KING: So a lot of uncertainty, Rob. It doesn't seem like this is something the Chinese are enjoying at all. How are they reacting?
SCHMITZ: No. You know, as Jim Zarroli mentioned to you a minute ago, U.S. businesses are having a hard time preparing for an uncertain future. Think about China. You know, China's second largest economy in the world, one of America's largest trading partners. It's trying to figure out how to prepare. Up to now, the Chinese have responded to what they know, and what they know for certain is that the Trump administration plans to impose tariffs on Chinese products July 6. So one thing China seems to be doing to prepare for this is to gradually devalue its currency. Recently, we've seen the yuan steadily decline in the value to the U.S. dollar, and that makes Chinese exports to the U.S. cheaper; it helps reduce tariffs on these products. Today, China announced it's eliminating import tariffs on soybeans from several countries, and it's doing that to prepare for its own upcoming tariffs on imported U.S. soybeans. So - and then lastly...
INSKEEP: Oh, so replacing U.S. soybeans with soybeans from somewhere else, essentially, is what they...
SCHMITZ: Yeah. They're looking at eliminating the entire tariffs for soybeans in - from India, South Korea and other countries.
INSKEEP: OK. Rob, thanks very much, really appreciate it.
SCHMITZ: Thank you.
INSKEEP: That's NPR's Rob Schmitz.
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INSKEEP: Now, amid all of this, the president held a rally last night in Columbia, S.C.
KING: Right. His supporters cheered while the president railed against illegal immigrants. Now, that was happening even as the Trump administration softened its zero tolerance policy at the border. The head of Customs and Border Protection told reporters yesterday that his agency has stopped referring cases involving parents who have crossed the border illegally over to prosecutors. That decision comes after the president's executive order purportedly ending family separations last week.
INSKEEP: So much to discuss there. And it's an election year. Trump held the South Carolina rally to support incumbent Governor Henry McMaster, who faces a runoff to keep his job. The state is one of six holding primaries. NPR congressional correspondent Scott Detrow is here.
Hey there, Scott.
SCOTT DETROW, BYLINE: Good morning.
INSKEEP: So what kinds of odds is Governor McMaster facing?
DETROW: It's interesting. This is one of a couple of races today where Trump's endorsement is on the ballot but where Trump endorsed against the candidate running on the more Trumplike platform. So this is a runoff where McMaster's running against John Warren. He's a businessman running as an outsider. That may sound familiar to you. But McMaster was an early supporter of Trump, and the president is rewarding loyalty here - same dynamic, little bit more of a dramatic scale playing out in a Staten Island congressional primary today where Republican Dan Donovan running against former Congressman Ryan Grimm (ph). You may remember Grimm as someone convicted on tax evasion and also a lawmaker who once threatened to throw a reporter off a balcony.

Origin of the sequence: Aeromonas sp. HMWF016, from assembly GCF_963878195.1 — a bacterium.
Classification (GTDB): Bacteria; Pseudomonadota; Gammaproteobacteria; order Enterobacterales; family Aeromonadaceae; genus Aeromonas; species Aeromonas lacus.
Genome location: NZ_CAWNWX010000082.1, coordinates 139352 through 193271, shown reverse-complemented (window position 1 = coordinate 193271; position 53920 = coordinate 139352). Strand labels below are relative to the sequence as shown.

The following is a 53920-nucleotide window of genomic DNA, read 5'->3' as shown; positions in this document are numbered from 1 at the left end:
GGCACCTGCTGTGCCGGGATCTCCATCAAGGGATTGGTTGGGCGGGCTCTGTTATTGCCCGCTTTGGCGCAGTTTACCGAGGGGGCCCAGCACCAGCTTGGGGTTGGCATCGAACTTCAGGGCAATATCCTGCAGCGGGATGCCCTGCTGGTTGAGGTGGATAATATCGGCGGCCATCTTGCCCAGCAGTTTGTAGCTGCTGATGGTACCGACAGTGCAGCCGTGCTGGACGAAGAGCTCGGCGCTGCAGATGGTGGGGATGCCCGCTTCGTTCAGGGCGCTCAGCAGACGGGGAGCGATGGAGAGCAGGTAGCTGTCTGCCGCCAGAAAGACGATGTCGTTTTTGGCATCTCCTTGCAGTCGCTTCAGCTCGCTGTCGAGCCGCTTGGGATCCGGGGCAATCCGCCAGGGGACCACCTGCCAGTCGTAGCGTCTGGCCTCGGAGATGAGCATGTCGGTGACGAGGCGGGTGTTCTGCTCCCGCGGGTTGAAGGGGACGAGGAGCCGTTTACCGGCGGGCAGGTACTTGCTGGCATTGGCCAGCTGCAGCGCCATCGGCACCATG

DETROW: ...Running as - some grievances saying he was politically targeted in his prosecution - outsider-type themes - but Trump here is endorsing Donovan. We'll see whether voters go with the president or go with the candidate trying to carry the spirit of the president.
INSKEEP: And that's relevant. Staten Island is part of New York City, one of the few parts of New York City where you could get a Republican congressman.
DETROW: That's right.
INSKEEP: And so Republicans will be paying attention. They're fighting for every seat they can keep. Now, there's also a crowded Democratic governor's primary in Maryland, right?
DETROW: Yeah - interesting race because you have one of the most popular governors in the country, Republican Larry Hogan, running for a second term. He's a moderate who has distanced himself from Trump - and very popular with Democratic voters, as well. Usually, when someone's that popular, they don't get a lot of challengers, but you've got a jampacked Republican primary and a lot of involvement from national figures getting involved here. One thing to flag is that Vermont Senator Bernie Sanders endorsed former NAACP President Ben Jealous in this race. Sanders has a very mixed track record this year with endorsements. A lot of his candidates have not won even though he's gotten involved. He's hoping for a high-profile win here that he can point to, saying, I've got clout in primaries.
INSKEEP: I can't let you go without mentioning Mitt Romney running for Senate in Utah - had to put out an article or got to put out an article the other day saying exactly what his view was of President Trump, that he would oppose him when he opposes him, but not all the time.
DETROW: That's right. But it's pretty notable that Romney has chosen to oppose President Trump a lot less and a lot less vocally than he had in 2016 when he was one of the most high-profile Republicans saying, this person should not be president, not fit to be president, does not represent the Republican Party. Now it's the general line of, I don't disagree - I don't agree with him on a lot of personal things he says, but generally, by and large, I like his policies.
INSKEEP: Because it's such a heavily Republican state, does it look like he's cruising toward the Senate?
DETROW: I think that's fair to say.
INSKEEP: OK. Scott, thanks very much, really appreciate it.
DETROW: Thank you.
INSKEEP: That's NPR's Scott Detrow.